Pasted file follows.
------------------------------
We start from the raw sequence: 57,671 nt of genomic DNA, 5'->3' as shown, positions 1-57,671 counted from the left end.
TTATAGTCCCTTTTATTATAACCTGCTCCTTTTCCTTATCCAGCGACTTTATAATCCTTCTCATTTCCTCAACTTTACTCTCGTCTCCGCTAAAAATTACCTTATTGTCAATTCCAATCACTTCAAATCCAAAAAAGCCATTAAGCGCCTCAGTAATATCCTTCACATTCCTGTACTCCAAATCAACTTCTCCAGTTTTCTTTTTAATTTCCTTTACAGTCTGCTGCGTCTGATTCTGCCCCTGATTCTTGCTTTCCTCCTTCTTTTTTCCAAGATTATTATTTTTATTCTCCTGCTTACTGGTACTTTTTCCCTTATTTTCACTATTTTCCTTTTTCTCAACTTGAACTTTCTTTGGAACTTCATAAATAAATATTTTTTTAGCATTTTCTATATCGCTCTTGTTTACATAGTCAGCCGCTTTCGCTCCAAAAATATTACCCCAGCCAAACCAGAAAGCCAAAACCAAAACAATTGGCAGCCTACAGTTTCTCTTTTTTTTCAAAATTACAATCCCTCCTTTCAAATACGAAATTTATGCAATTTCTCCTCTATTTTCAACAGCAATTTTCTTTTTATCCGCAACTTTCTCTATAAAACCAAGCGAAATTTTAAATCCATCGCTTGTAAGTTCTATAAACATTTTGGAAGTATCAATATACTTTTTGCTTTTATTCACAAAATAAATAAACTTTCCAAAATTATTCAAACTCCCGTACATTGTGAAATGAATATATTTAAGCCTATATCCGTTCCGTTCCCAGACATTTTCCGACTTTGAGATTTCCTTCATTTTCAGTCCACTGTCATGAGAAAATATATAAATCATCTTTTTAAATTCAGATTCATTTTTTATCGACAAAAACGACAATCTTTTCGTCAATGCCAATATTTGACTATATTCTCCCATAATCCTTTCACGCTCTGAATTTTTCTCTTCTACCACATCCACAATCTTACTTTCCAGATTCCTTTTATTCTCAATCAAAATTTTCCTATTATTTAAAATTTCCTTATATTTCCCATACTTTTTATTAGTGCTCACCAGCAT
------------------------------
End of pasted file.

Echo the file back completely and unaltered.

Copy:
We start from the raw sequence: 57,671 nt of genomic DNA, 5'->3' as shown, positions 1-57,671 counted from the left end.
TTATAGTCCCTTTTATTATAACCTGCTCCTTTTCCTTATCCAGCGACTTTATAATCCTTCTCATTTCCTCAACTTTACTCTCGTCTCCGCTAAAAATTACCTTATTGTCAATTCCAATCACTTCAAATCCAAAAAAGCCATTAAGCGCCTCAGTAATATCCTTCACATTCCTGTACTCCAAATCAACTTCTCCAGTTTTCTTTTTAATTTCCTTTACAGTCTGCTGCGTCTGATTCTGCCCCTGATTCTTGCTTTCCTCCTTCTTTTTTCCAAGATTATTATTTTTATTCTCCTGCTTACTGGTACTTTTTCCCTTATTTTCACTATTTTCCTTTTTCTCAACTTGAACTTTCTTTGGAACTTCATAAATAAATATTTTTTTAGCATTTTCTATATCGCTCTTGTTTACATAGTCAGCCGCTTTCGCTCCAAAAATATTACCCCAGCCAAACCAGAAAGCCAAAACCAAAACAATTGGCAGCCTACAGTTTCTCTTTTTTTTCAAAATTACAATCCCTCCTTTCAAATACGAAATTTATGCAATTTCTCCTCTATTTTCAACAGCAATTTTCTTTTTATCCGCAACTTTCTCTATAAAACCAAGCGAAATTTTAAATCCATCGCTTGTAAGTTCTATAAACATTTTGGAAGTATCAATATACTTTTTGCTTTTATTCACAAAATAAATAAACTTTCCAAAATTATTCAAACTCCCGTACATTGTGAAATGAATATATTTAAGCCTATATCCGTTCCGTTCCCAGACATTTTCCGACTTTGAGATTTCCTTCATTTTCAGTCCACTGTCATGAGAAAATATATAAATCATCTTTTTAAATTCAGATTCATTTTTTATCGACAAAAACGACAATCTTTTCGTCAATGCCAATATTTGACTATATTCTCCCATAATCCTTTCACGCTCTGAATTTTTCTCTTCTACCACATCCACAATCTTACTTTCCAGATTCCTTTTATTCTCAATCAAAATTTTCCTATTATTTAAAATTTCCTTATATTTCCCATACTTTTTATTAGTGCTCACCAGCAT